Not unreasonably, governments initially thought that they would be able to bring competition to their markets through deregulation. However, it has become clear that this didn’t automatically happen, once they had put their regulations for this to happen in place. It has now become clear that such changes can only be done by a strong regulator who enjoys the support of a forceful and committed government.
Most governments have been far too naïve on the issue – they expected the incumbents to cooperate. And this, of course, was never going to happen. The incumbents sought refuge in privatisation and they saw it as an excellent way to get the government and regulators off their backs.
They wished to go in a totally opposite direction, and ‘shareholders value’ became their mantra. They used this to threaten politicians and regulators, ignoring their users who, in general terms, stood behind the governments’ regulatory policies. Time and time again, international surveys amongst corporate businesses, small businesses and consumer groups indicated that the market perceived a strong regulator as being the best way forward. However, governments, looking for tax cuts to please their constituents, saw the cash-rich telcos as a goldmine that would solve their ongoing tax problem. They could generate income from the process of deregulation and thus offer tax cuts, which are the key to winning the next elections.
And nobody expects any politician to look beyond the next election.
But the regulators have also learned a lot. They have finetuned their operations, demanded additional powers, and, in short, in 2004 they are much better equipped to address anti-competitive behaviour than they were even a few years ago. Slowly but surely a better wholesale regime is being carved out for the companies that want to compete with the incumbent operators. Regulators are learning how to act more quickly, and to prevent the delaying tactics which were so rampant during the 1990s and early 00s.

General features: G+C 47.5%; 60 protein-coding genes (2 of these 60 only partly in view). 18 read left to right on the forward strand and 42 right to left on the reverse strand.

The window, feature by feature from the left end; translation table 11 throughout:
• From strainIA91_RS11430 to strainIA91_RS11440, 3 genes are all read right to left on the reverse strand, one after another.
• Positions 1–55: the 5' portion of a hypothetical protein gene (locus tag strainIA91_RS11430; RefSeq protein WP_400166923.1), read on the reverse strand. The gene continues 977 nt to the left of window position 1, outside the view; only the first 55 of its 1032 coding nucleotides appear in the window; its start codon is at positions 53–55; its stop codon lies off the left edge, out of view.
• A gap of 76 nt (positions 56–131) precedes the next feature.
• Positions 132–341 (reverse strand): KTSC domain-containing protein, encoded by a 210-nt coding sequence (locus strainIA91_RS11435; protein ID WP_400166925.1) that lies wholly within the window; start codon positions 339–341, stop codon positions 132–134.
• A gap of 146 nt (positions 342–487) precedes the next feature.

It is not just new technologies such as broadband, VoIP, WiMax, etc that are disruptive. The regulatory regime is increasingly playing a similar disruptive role. In combination with these new technologies, this will force a further restructuring of the industry.
In some cases, incumbents themselves will start such a process – BT in the UK is one of the first companies to show early signs of this happening. At the other extreme, some governments might have to force structural separation on their incumbent players through their regulators.
And, obviously, a number of other models, such as accounting separation, fit into these developments.
While some early glimpses of these developments became visible in 2003, they will increase during 2004, motivating others, and the full process of restructuring will begin in earnest from 2005 onwards.
Global – Analysis – Industry – Status of telco restructuring in 2004
Global – Analysis – Industry – Telecoms moving into 2005
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